- The name Classic Age is more often heard; but in using it we should remember clearly these three different ways in which the word "classic" is applied to literature: (1) The term "classic" refers, in general, to writers of the highest rank in any nation. it was first applied to the works of the great Greek and Roman writers, like Homer, the Bible and the Avestas, as well as the Iliad, are called classics. (2) Every national literature has at least one period in which an unusual number of great writers are producing books, and this is called the classic period of a nation's literature. Thus the reign of Augustus is the classic or golden age of Rome; the generation of Dante is the classic age of Italian literature; the age of Louis XIV is the French classic age; and the age of Queen Anne is often called the classic age of England. (3) The general tendency of literature was to look at life critically, to emphasize intellect rather than imagination, the form rather than the content of a sentence. Writers strove to repress all emotion and enthusiasm, and to use only precise and elegant methods of expression. This is what is often meant by the "classicism" of the ages of Pope and Johnson. In this period the revolt against classicism is shown in the revival of romantic poetry under Gray, Collins, Burns, and Thomson, and in the beginning of the English novel under Defoe, Richardson, and Fielding. These poets and novelists, who have little or no connection with classicism, belong only chronologically to the period we are studying. To avoid this critical difficulty we have adopted the term Augustan Age, a name chosen by the writers themselves, who saw in Pope, Addison, Swift, Johnson, and Burke the modern parallels to Horace, Virgil, Cicero, and all that brilliant company who made Roman literature famous in the days of Augustus.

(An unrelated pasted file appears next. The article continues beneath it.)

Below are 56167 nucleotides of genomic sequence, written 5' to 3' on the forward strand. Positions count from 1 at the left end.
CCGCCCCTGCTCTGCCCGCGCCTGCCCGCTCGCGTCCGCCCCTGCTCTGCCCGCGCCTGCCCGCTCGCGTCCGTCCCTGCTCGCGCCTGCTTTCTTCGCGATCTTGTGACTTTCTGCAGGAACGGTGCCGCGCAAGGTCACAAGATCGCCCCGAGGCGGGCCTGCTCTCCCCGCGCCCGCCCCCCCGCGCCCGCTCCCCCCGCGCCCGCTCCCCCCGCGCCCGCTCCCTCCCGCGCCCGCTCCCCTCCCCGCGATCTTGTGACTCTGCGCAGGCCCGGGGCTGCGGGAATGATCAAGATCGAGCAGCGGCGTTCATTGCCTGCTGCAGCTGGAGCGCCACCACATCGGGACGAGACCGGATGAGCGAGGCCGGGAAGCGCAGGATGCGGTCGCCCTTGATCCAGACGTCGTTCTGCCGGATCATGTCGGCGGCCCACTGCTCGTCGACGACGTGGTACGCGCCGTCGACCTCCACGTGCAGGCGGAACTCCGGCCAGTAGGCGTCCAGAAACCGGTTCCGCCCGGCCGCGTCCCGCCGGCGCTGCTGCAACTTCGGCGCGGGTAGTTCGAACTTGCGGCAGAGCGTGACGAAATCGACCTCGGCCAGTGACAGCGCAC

Daniel Defoe ( 1660- 1731)

- trader, writer, journalist,pamphleteer, orator and debator

- Studied history, economics, geography

- 1st satire An essay on Projects

- For his work The shortest way he was imprisoned

- 1719 published the strange and surprising adventure of Robinson Crusoe

Jonathon swift

- Jonathan Swift (30 November 1667 – 19 October 1745) was an Anglo-Irish[1] satirist, essayist, political pamphleteer (first for theWhigs, then for the Tories), poet and cleric who became Dean of St Patrick's Cathedral, Dublin.[2]

- Swift is remembered for works such as Gulliver's Travels, A Modest Proposal, A Journal to Stella, Drapier's Letters, The Battle of the Books, An Argument Against Abolishing Christianity and A Tale of a Tub. He is regarded by the Encyclopædia Britannica as the foremost prose satirist in the English language,[1] and is less well known for his poetry.

- His deadpan, ironic writing style, particularly in A Modest Proposal, has led to such satire being subsequently termed "Swiftian"

Samuel Richardson

Samuel Richardson (19 August 1689 – 4 July 1761)

- was an 18th-century English writer and printer.

- He is best known for his threeepistolary novels: Pamela: Or, Virtue Rewarded (1740), Clarissa: Or the History of a Young Lady (1748) and The History of Sir Charles Grandison (1753).